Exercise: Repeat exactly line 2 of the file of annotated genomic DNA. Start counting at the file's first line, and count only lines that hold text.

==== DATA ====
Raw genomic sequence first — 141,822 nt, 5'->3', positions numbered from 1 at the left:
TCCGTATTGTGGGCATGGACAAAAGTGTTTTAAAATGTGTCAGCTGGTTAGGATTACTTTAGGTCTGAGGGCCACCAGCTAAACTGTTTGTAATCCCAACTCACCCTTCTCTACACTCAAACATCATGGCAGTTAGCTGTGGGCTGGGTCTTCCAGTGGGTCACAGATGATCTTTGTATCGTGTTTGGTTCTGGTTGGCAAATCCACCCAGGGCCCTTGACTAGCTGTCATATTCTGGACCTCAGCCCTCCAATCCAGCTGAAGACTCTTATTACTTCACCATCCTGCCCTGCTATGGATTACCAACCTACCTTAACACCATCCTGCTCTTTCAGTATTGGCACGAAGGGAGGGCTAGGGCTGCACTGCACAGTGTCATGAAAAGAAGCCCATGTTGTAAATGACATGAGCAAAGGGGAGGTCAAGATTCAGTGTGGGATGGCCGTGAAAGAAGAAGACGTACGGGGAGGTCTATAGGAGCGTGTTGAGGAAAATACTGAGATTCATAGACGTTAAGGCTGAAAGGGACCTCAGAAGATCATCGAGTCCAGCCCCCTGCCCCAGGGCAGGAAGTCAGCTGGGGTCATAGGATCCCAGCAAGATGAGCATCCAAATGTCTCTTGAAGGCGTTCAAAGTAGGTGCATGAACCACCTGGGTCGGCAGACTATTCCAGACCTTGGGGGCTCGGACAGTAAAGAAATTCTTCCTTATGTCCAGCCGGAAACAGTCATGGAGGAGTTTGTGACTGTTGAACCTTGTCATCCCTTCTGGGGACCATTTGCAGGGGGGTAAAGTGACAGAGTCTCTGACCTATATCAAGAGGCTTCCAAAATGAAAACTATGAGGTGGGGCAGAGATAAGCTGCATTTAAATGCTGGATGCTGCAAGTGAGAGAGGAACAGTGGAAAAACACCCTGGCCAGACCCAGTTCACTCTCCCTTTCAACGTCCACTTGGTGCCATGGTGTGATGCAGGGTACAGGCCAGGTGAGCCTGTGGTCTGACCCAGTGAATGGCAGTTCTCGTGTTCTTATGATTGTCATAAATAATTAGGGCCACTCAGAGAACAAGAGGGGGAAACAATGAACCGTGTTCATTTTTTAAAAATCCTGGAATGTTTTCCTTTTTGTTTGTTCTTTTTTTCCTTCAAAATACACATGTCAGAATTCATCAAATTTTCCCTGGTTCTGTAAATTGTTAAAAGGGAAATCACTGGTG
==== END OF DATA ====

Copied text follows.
TCCGTATTGTGGGCATGGACAAAAGTGTTTTAAAATGTGTCAGCTGGTTAGGATTACTTTAGGTCTGAGGGCCACCAGCTAAACTGTTTGTAATCCCAACTCACCCTTCTCTACACTCAAACATCATGGCAGTTAGCTGTGGGCTGGGTCTTCCAGTGGGTCACAGATGATCTTTGTATCGTGTTTGGTTCTGGTTGGCAAATCCACCCAGGGCCCTTGACTAGCTGTCATATTCTGGACCTCAGCCCTCCAATCCAGCTGAAGACTCTTATTACTTCACCATCCTGCCCTGCTATGGATTACCAACCTACCTTAACACCATCCTGCTCTTTCAGTATTGGCACGAAGGGAGGGCTAGGGCTGCACTGCACAGTGTCATGAAAAGAAGCCCATGTTGTAAATGACATGAGCAAAGGGGAGGTCAAGATTCAGTGTGGGATGGCCGTGAAAGAAGAAGACGTACGGGGAGGTCTATAGGAGCGTGTTGAGGAAAATACTGAGATTCATAGACGTTAAGGCTGAAAGGGACCTCAGAAGATCATCGAGTCCAGCCCCCTGCCCCAGGGCAGGAAGTCAGCTGGGGTCATAGGATCCCAGCAAGATGAGCATCCAAATGTCTCTTGAAGGCGTTCAAAGTAGGTGCATGAACCACCTGGGTCGGCAGACTATTCCAGACCTTGGGGGCTCGGACAGTAAAGAAATTCTTCCTTATGTCCAGCCGGAAACAGTCATGGAGGAGTTTGTGACTGTTGAACCTTGTCATCCCTTCTGGGGACCATTTGCAGGGGGGTAAAGTGACAGAGTCTCTGACCTATATCAAGAGGCTTCCAAAATGAAAACTATGAGGTGGGGCAGAGATAAGCTGCATTTAAATGCTGGATGCTGCAAGTGAGAGAGGAACAGTGGAAAAACACCCTGGCCAGACCCAGTTCACTCTCCCTTTCAACGTCCACTTGGTGCCATGGTGTGATGCAGGGTACAGGCCAGGTGAGCCTGTGGTCTGACCCAGTGAATGGCAGTTCTCGTGTTCTTATGATTGTCATAAATAATTAGGGCCACTCAGAGAACAAGAGGGGGAAACAATGAACCGTGTTCATTTTTTAAAAATCCTGGAATGTTTTCCTTTTTGTTTGTTCTTTTTTTCCTTCAAAATACACATGTCAGAATTCATCAAATTTTCCCTGGTTCTGTAAATTGTTAAAAGGGAAATCACTGGTG